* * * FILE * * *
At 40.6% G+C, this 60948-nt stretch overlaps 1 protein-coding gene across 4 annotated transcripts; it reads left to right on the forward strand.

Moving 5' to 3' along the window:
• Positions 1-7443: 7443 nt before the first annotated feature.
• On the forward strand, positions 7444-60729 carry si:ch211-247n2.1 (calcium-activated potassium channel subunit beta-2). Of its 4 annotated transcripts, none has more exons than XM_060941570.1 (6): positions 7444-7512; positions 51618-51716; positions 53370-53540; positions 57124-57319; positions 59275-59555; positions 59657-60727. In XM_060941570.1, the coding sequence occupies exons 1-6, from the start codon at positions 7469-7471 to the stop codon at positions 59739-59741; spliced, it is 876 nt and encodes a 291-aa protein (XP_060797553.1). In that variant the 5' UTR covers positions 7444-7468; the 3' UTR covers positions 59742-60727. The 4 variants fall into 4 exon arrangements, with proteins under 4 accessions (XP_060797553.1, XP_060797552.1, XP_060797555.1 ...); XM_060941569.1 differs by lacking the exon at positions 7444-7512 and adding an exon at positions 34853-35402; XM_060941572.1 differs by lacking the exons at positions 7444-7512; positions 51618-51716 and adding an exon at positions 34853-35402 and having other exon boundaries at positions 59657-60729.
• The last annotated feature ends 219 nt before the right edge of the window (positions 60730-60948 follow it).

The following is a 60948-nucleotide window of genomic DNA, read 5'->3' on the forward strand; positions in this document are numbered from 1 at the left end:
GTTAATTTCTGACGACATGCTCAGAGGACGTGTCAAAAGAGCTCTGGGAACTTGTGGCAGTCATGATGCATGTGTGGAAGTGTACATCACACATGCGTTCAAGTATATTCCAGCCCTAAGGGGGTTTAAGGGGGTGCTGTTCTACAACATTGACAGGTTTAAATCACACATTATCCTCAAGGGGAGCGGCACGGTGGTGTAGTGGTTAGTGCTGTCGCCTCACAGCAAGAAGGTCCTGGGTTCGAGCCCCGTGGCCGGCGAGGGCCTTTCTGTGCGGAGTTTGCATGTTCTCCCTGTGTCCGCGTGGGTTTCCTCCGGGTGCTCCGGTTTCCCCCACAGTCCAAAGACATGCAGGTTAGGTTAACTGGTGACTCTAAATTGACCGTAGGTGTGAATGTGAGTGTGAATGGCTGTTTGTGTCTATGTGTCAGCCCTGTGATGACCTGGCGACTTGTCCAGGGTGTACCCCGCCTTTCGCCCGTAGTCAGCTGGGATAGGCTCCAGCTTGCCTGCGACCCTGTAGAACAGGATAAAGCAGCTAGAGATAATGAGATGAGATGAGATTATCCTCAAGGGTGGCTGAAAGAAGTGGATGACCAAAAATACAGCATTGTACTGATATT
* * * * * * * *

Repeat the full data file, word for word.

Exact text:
At 40.6% G+C, this 60948-nt stretch overlaps 1 protein-coding gene across 4 annotated transcripts; it reads left to right on the forward strand.

Moving 5' to 3' along the window:
• Positions 1-7443: 7443 nt before the first annotated feature.
• On the forward strand, positions 7444-60729 carry si:ch211-247n2.1 (calcium-activated potassium channel subunit beta-2). Of its 4 annotated transcripts, none has more exons than XM_060941570.1 (6): positions 7444-7512; positions 51618-51716; positions 53370-53540; positions 57124-57319; positions 59275-59555; positions 59657-60727. In XM_060941570.1, the coding sequence occupies exons 1-6, from the start codon at positions 7469-7471 to the stop codon at positions 59739-59741; spliced, it is 876 nt and encodes a 291-aa protein (XP_060797553.1). In that variant the 5' UTR covers positions 7444-7468; the 3' UTR covers positions 59742-60727. The 4 variants fall into 4 exon arrangements, with proteins under 4 accessions (XP_060797553.1, XP_060797552.1, XP_060797555.1 ...); XM_060941569.1 differs by lacking the exon at positions 7444-7512 and adding an exon at positions 34853-35402; XM_060941572.1 differs by lacking the exons at positions 7444-7512; positions 51618-51716 and adding an exon at positions 34853-35402 and having other exon boundaries at positions 59657-60729.
• The last annotated feature ends 219 nt before the right edge of the window (positions 60730-60948 follow it).

The following is a 60948-nucleotide window of genomic DNA, read 5'->3' on the forward strand; positions in this document are numbered from 1 at the left end:
GTTAATTTCTGACGACATGCTCAGAGGACGTGTCAAAAGAGCTCTGGGAACTTGTGGCAGTCATGATGCATGTGTGGAAGTGTACATCACACATGCGTTCAAGTATATTCCAGCCCTAAGGGGGTTTAAGGGGGTGCTGTTCTACAACATTGACAGGTTTAAATCACACATTATCCTCAAGGGGAGCGGCACGGTGGTGTAGTGGTTAGTGCTGTCGCCTCACAGCAAGAAGGTCCTGGGTTCGAGCCCCGTGGCCGGCGAGGGCCTTTCTGTGCGGAGTTTGCATGTTCTCCCTGTGTCCGCGTGGGTTTCCTCCGGGTGCTCCGGTTTCCCCCACAGTCCAAAGACATGCAGGTTAGGTTAACTGGTGACTCTAAATTGACCGTAGGTGTGAATGTGAGTGTGAATGGCTGTTTGTGTCTATGTGTCAGCCCTGTGATGACCTGGCGACTTGTCCAGGGTGTACCCCGCCTTTCGCCCGTAGTCAGCTGGGATAGGCTCCAGCTTGCCTGCGACCCTGTAGAACAGGATAAAGCAGCTAGAGATAATGAGATGAGATGAGATTATCCTCAAGGGTGGCTGAAAGAAGTGGATGACCAAAAATACAGCATTGTACTGATATT